The computerized flight plan also includes takeoff and landing instructions and is programmed so the plane will land within reach of a mobile receiving station, usually a truck that is equipped with a YagiUda directional radio frequency antenna with a tracking device that can pinpoint the plane’s location and direct the antenna toward it. The receiving station also houses a ground-based virtual cockpit (Figure 3) that enables a pilot to monitor the plane and manually control it if necessary. In a configuration that resembles a gaming station, the pilot sits in a chair equipped with flight controls and monitors the plane’s flight on three large computer monitors that display the artificial horizon and the plane’s altitude, speed, and remaining battery power. Receiving stations may be positioned at the start and finish of the plane’s flight path. Since the aircraft’s maximum travel distance is ~100 km, receiving stations for longer pipelines are situated every 100 km between the beginning and end of the flight.
Depending on the country and details of the mission, personnel have to meet governmental guidelines before they can pilot a UAV for commercial applications. Piloting regulations vary from country to country, Cantó says, but most require UAV pilot training and some require a permit or certificate. To pilot a UAV in Mexico, he notes, training courses must be taken and then a permit must be acquired from the Directorate General of Civil Aviation of Mexico. Some form of insurance is always required as well.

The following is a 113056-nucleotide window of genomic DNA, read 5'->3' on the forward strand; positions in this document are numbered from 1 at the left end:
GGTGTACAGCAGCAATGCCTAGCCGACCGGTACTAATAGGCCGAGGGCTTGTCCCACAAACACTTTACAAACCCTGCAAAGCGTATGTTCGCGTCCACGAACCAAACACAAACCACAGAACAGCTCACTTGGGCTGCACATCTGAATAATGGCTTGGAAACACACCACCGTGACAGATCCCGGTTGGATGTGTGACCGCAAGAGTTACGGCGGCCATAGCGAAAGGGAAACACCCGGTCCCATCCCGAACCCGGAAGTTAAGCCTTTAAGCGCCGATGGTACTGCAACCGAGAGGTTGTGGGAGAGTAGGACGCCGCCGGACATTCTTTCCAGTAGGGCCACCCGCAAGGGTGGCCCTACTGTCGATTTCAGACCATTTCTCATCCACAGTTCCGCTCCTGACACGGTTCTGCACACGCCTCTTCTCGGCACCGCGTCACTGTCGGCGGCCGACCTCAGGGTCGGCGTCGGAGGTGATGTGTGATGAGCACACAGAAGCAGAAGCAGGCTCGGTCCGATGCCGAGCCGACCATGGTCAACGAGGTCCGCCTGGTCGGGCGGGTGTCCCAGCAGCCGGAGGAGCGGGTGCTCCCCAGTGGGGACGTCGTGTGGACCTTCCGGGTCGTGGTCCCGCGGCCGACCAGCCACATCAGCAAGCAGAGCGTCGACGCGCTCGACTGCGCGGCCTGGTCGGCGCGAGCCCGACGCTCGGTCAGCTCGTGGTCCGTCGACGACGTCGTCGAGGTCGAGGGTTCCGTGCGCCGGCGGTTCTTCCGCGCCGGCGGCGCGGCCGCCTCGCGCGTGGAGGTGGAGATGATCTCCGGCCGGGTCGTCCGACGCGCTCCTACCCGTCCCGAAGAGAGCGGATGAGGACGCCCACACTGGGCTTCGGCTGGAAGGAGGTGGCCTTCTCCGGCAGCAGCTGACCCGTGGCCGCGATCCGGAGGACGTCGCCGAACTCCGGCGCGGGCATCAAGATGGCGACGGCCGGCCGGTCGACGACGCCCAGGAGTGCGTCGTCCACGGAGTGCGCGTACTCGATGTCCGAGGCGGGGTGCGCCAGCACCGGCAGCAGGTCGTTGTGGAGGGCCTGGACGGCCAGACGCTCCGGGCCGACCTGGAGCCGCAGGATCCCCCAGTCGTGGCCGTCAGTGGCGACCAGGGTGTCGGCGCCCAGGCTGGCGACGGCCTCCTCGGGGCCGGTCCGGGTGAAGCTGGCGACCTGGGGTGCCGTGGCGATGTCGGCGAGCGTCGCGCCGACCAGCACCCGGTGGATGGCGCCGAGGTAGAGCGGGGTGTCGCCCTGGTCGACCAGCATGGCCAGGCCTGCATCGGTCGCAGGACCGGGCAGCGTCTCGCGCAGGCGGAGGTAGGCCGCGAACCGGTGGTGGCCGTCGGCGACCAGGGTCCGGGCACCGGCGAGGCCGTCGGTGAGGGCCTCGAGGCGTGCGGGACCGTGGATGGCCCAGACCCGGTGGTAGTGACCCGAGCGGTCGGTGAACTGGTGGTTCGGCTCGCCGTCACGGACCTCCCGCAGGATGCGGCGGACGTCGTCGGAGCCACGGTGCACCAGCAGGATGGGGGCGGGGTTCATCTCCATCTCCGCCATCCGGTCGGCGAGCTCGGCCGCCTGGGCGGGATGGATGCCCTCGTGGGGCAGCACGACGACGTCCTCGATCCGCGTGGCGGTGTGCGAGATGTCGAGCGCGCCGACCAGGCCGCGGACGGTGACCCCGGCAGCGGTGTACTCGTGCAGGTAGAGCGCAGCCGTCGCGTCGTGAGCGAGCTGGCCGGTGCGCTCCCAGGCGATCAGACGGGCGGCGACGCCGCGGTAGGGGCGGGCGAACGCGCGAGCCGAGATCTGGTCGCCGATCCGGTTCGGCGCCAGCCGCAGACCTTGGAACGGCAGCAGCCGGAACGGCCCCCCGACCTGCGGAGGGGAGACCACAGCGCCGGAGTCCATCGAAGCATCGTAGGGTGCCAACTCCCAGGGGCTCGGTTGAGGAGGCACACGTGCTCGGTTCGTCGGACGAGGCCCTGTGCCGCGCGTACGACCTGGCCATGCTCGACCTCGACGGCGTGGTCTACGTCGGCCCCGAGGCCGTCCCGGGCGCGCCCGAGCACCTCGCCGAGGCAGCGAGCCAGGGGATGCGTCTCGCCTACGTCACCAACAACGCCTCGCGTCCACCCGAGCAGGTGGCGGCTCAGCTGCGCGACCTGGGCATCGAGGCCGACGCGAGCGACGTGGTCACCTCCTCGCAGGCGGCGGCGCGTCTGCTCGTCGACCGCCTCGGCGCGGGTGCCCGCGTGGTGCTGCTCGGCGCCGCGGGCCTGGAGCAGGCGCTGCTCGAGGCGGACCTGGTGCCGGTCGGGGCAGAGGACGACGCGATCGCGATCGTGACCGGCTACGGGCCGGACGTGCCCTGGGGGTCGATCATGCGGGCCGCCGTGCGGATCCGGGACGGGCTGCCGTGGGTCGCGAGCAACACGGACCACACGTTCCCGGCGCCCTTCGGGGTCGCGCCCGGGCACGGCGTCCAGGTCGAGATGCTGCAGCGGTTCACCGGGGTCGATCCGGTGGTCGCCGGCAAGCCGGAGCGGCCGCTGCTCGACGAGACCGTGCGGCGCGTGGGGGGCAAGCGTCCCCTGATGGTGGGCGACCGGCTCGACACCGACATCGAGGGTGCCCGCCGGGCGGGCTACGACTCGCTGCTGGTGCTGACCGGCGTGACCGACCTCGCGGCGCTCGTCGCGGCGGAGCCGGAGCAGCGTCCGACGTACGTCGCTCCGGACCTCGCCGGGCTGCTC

Other regulations that pertain to operating a UAV focus on the size, weight, and flight altitude of the aircraft; areas where flying is prohibited, such as populated areas, airports, and other no-fly zones; and the time of day. One regulatory challenge Cantó mentions is the line-of-sight rule, which usually specifies that unmanned aircraft must remain within the visual line-of-sight and be close enough to the remote pilot that the aircraft can be seen unaided by any device except for corrective lenses. He comments that it would be difficult to use UAVs to inspect 100 km in remote areas if the governing line-of-sight rules are too stringent. “This is the main thing the corrosion community needs to address. We need to make sure regulations are adequate, in place, and keeping people’s safety in mind, but not so strict that the technology becomes unusable. That is the big challenge,” Cantó says.
Aside from the regulatory restrictions, Cantó sees the value of UAV technology being limited only by imagination in terms of what types of technology can be mounted on the aircraft and the tasks it can perform. “Everyone uses a quadcopter with a camera. It gets interesting when you master the flying and a particular business application,” he says.